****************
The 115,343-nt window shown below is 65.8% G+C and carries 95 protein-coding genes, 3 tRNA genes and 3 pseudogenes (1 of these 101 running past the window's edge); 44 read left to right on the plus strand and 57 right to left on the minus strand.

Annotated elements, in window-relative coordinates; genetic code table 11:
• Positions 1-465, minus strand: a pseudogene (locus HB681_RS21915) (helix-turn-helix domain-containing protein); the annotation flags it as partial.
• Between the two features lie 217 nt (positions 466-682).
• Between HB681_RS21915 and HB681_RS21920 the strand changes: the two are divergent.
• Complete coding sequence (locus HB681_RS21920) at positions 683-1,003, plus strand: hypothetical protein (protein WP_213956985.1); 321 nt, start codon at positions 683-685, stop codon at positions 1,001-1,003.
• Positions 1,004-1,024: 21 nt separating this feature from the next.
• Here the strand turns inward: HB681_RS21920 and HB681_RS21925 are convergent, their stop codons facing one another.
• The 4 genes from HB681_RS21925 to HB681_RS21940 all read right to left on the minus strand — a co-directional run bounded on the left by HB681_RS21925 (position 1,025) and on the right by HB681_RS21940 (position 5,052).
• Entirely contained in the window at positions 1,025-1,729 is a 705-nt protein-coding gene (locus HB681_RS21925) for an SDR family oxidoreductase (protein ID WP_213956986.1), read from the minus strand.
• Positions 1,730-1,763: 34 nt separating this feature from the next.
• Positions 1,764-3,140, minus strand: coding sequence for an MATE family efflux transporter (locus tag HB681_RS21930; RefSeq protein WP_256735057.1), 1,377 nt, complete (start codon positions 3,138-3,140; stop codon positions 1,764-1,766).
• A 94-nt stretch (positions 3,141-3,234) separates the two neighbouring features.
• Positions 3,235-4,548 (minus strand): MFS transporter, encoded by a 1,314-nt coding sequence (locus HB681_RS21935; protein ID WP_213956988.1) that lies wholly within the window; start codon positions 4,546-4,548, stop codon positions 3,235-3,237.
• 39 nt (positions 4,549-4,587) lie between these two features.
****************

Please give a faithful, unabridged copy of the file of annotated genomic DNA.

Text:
The 115,343-nt window shown below is 65.8% G+C and carries 95 protein-coding genes, 3 tRNA genes and 3 pseudogenes (1 of these 101 running past the window's edge); 44 read left to right on the plus strand and 57 right to left on the minus strand.

Annotated elements, in window-relative coordinates; genetic code table 11:
• Positions 1-465, minus strand: a pseudogene (locus HB681_RS21915) (helix-turn-helix domain-containing protein); the annotation flags it as partial.
• Between the two features lie 217 nt (positions 466-682).
• Between HB681_RS21915 and HB681_RS21920 the strand changes: the two are divergent.
• Complete coding sequence (locus HB681_RS21920) at positions 683-1,003, plus strand: hypothetical protein (protein WP_213956985.1); 321 nt, start codon at positions 683-685, stop codon at positions 1,001-1,003.
• Positions 1,004-1,024: 21 nt separating this feature from the next.
• Here the strand turns inward: HB681_RS21920 and HB681_RS21925 are convergent, their stop codons facing one another.
• The 4 genes from HB681_RS21925 to HB681_RS21940 all read right to left on the minus strand — a co-directional run bounded on the left by HB681_RS21925 (position 1,025) and on the right by HB681_RS21940 (position 5,052).
• Entirely contained in the window at positions 1,025-1,729 is a 705-nt protein-coding gene (locus HB681_RS21925) for an SDR family oxidoreductase (protein ID WP_213956986.1), read from the minus strand.
• Positions 1,730-1,763: 34 nt separating this feature from the next.
• Positions 1,764-3,140, minus strand: coding sequence for an MATE family efflux transporter (locus tag HB681_RS21930; RefSeq protein WP_256735057.1), 1,377 nt, complete (start codon positions 3,138-3,140; stop codon positions 1,764-1,766).
• A 94-nt stretch (positions 3,141-3,234) separates the two neighbouring features.
• Positions 3,235-4,548 (minus strand): MFS transporter, encoded by a 1,314-nt coding sequence (locus HB681_RS21935; protein ID WP_213956988.1) that lies wholly within the window; start codon positions 4,546-4,548, stop codon positions 3,235-3,237.
• 39 nt (positions 4,549-4,587) lie between these two features.